I must say I enjoyed writing this book review, so in the future, I hope to write more of them. I just need to find books that will make me inspired, like Teaching in Low Resource Classrooms did.

The Last Lesson

The semester is almost over. There is just a repeating course left for those who failed last year and earlier, and that’ll be it.

I taught 12 groups this semester. Some of them were better than the others in terms of performance, but still, every single one of them will forever stay in my heart. They all made me feel happy – in different ways, but always happy.

Some groups were terrific, and every lesson with them changed into an exciting journey.
Some were challenging, and they helped me grow as a teacher.

Some students were brilliant, and it was a pure delight to work with them.
Some were difficult, but, nevertheless, they made me smile.

Last lessons are especially challenging for me. I am not good at goodbye speeches. I always feel awkward and a bit uncomfortable to say goodbye to anyone. Doing so brings emptiness, and it takes time to fill it.
I had to say goodbye to twelve groups, and some goodbyes left stronger impressions than the others.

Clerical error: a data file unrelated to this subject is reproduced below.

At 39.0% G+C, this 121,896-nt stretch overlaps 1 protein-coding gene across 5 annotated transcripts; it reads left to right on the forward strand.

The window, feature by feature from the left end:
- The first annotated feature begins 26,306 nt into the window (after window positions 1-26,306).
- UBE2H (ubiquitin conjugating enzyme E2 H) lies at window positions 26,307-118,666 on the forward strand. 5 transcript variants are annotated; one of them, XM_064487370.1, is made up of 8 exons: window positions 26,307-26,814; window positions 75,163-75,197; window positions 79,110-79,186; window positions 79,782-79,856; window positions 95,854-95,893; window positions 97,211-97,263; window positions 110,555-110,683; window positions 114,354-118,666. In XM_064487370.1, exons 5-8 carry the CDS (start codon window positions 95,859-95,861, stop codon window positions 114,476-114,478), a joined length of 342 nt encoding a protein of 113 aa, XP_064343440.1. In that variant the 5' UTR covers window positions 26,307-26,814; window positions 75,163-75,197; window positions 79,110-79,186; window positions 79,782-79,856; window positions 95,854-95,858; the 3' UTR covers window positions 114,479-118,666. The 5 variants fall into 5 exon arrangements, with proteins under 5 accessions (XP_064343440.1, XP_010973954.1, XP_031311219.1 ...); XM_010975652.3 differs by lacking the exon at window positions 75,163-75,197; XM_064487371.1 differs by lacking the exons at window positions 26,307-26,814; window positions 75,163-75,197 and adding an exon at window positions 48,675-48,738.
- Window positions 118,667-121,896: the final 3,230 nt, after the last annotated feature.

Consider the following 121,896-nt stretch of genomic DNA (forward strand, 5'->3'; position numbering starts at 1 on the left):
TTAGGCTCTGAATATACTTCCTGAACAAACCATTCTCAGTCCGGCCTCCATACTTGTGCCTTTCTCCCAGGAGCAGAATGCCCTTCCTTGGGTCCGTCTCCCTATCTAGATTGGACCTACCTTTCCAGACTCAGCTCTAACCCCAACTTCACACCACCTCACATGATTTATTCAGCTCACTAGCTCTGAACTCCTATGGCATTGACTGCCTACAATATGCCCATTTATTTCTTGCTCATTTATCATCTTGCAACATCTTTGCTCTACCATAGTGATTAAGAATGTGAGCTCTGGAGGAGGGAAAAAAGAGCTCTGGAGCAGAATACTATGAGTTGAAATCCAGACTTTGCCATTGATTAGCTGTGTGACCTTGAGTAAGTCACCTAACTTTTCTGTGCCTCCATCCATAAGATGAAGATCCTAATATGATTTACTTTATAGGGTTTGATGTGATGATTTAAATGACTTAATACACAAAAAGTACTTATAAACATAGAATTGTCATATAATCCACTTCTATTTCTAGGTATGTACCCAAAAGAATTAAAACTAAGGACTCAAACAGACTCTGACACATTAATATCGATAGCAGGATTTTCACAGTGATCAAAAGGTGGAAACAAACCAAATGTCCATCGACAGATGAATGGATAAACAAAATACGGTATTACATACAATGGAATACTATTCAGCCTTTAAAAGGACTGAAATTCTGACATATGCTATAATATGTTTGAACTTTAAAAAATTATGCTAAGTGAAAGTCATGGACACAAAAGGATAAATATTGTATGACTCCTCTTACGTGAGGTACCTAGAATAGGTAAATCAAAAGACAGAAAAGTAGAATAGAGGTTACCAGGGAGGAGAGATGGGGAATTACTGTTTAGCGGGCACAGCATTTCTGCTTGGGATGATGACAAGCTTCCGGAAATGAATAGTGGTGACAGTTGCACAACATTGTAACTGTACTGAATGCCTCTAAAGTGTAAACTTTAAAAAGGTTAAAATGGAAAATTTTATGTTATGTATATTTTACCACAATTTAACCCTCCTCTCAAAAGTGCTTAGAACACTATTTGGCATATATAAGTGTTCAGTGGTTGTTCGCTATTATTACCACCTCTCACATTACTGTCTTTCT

It’s my Monday first-period class. One of the most challenging I have ever had. It’s our last lesson, and they are nailing it. I have never heard them speaking that much. And even the ‘difficult’ student is working hard and speaking English. He spent the whole semester trying to prove me that he was not able to use it (I did not believe him though, and I was right). It has never felt so good to teach them.

It’s still Monday, but now it’s the third period. This class has only 5 students, all boys. Their level is low, and they often struggle. They have always been positive about our classes though and managed to enjoy despite all the difficulties. They are discussing their first year at the university and sharing their memories. They are talking about sports clubs, part-time jobs and classes. On their mind maps sheets, I can see my name written – I did not see it on any other students’ sheets. One of them, who failed last semester, says he enjoyed English classes much more this time. He says ‘I wish Lina were my teacher last semester as well’.

It’s Friday, first period. Only one student came – the one I did not expect to show up at all. He was not very excited about our classes from the beginning. He clearly thought learning English was boring. I tried hard to motivate him as well as other students in this group. I did a good job judging from the fact that he became the best student in the class and got the highest score in the last test.
He is surprised to be the only student and laughs a bit nervously. We play the Memory game, and I can see that he gets relaxed. Two other students come later. At the end of the lesson, he says ‘It was fun! I’m glad I came’.

I store these memories in my head and leaf through them gently and carefully as if I was afraid to spill them.